2015 Kenyon Review Short Fiction Contest Winner
Proctoring high school exams with Jason was fun and games except it wasn’t really that fun and it wasn’t a game. We were professional, or as professional as ten dollars an hour could make us. We walked miles in between rows of desks and invented diversions to pass the time while the teenagers took their AP exams. Our favorite game was most likely to. Who is most likely to get pregnant before graduation? Who is most likely to end up in rehab? Who is most likely to live in his parents’ basement forever? We projected our own failures, both real and imagined, on those kids.
At the end of each exam, after Jason and I counted the papers and dismissed the students, we locked ourselves in a faculty bathroom. Technically we weren’t faculty, just temporary help, but there was no bathroom for people like us. Jason would hoist me up on the sink and I’d tug my skirt up around my waist, the corner of the cool porcelain pressing into the back of my legs. After, we’d sit on a curb behind the school and share a cigarette. He had a pregnant girlfriend at home, but I didn’t care and he didn’t seem to either.
In hindsight, our most likely to game was in poor taste, but those teenagers were so easy to read, and Jason and I were so bored. If we were honest, we were also jealous of those kids, their whole bright futures ahead of them. And there we were: fifteen years out of high school and nothing to show for it. Neither one of us had a real job, or a real life.
We spent hours pacing, listening to the sound of our shoes clacking against the hardwood floor. I thought proctoring exams would be easy, maybe even fun—I’d get to read magazines or look at the classifieds for a better job, but the administration had so many rules. We weren’t allowed to read or sit down. We weren’t even supposed to talk, but we did anyway; in hushed voices behind the rows of desks, Jason detailed how he planned to fuck me in the bathroom later. I wouldn’t have admitted it but I was falling for him. I spent too much time thinking about him, imagining where he would put his hands, his lips.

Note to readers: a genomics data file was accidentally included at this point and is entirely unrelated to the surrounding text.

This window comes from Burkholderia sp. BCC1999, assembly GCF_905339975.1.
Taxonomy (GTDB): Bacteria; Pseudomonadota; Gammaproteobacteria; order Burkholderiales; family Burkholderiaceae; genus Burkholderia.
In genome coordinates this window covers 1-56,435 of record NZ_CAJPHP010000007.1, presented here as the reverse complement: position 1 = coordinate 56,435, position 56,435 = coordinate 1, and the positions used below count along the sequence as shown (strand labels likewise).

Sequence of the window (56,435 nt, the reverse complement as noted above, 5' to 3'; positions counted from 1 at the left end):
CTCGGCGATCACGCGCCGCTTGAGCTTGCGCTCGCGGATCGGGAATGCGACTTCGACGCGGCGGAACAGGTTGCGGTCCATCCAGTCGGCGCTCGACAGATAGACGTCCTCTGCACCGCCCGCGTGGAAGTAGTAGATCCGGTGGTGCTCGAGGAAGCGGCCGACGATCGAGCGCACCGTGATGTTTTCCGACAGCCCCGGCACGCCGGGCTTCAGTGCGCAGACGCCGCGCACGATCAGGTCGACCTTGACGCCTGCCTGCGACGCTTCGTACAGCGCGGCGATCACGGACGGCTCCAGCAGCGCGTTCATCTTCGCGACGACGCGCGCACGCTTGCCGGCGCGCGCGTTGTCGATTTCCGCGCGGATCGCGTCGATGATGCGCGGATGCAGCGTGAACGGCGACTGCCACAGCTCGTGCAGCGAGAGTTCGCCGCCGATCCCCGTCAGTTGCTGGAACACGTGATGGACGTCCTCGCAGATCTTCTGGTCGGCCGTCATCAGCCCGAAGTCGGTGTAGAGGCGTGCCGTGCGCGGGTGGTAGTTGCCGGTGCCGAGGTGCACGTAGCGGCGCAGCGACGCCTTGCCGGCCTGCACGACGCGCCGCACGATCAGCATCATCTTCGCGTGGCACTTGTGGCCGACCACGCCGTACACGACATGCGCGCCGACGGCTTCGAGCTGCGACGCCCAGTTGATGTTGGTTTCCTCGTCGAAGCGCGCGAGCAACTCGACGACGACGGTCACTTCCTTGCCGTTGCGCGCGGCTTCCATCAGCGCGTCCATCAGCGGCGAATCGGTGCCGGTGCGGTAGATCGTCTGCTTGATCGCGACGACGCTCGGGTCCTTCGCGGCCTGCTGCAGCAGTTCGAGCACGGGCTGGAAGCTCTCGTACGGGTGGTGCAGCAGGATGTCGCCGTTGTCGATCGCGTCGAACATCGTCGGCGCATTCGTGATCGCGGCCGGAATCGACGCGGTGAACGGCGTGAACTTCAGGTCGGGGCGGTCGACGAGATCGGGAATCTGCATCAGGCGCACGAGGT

The school was one of those fancy New England private schools. The majority of the students were rich but some were scholarship kids. Even with uniforms, it was easy to tell them apart. The poor kids wore knock-off TOMS and no-brand glasses while the rich kids’ glasses were emblazoned with logos: Ray-Ban, Prada, Coach.
The nearest I had been to a suicide, before those exams with Jason, was when a girl in my seventh grade class overdosed on Tylenol. The rumor was she swallowed a whole bottle full of pills and had to be rushed to the emergency room where medics pumped her stomach. For a while after that, she was the most popular girl in school.
Who is most likely to commit suicide, Jason had asked me. And, as was our game, I went and stood behind the obvious choice, gently tapped her chair with my hand. Her name was Margaret, I knew from the card taped to her desk. You could tell she took high school too seriously, as if her life depended on it. She was a tiny thing, short and small-boned, dirty blond hair pulled tight into a ponytail, stretching the skin of her forehead. Margaret had a nervous energy. She arrived early, always the first one waiting for the door to open. We never had to tell her to stop talking in the hallway, while the others buzzed. She brought only pencils, never pens, as if she didn’t want any of her work to be permanent.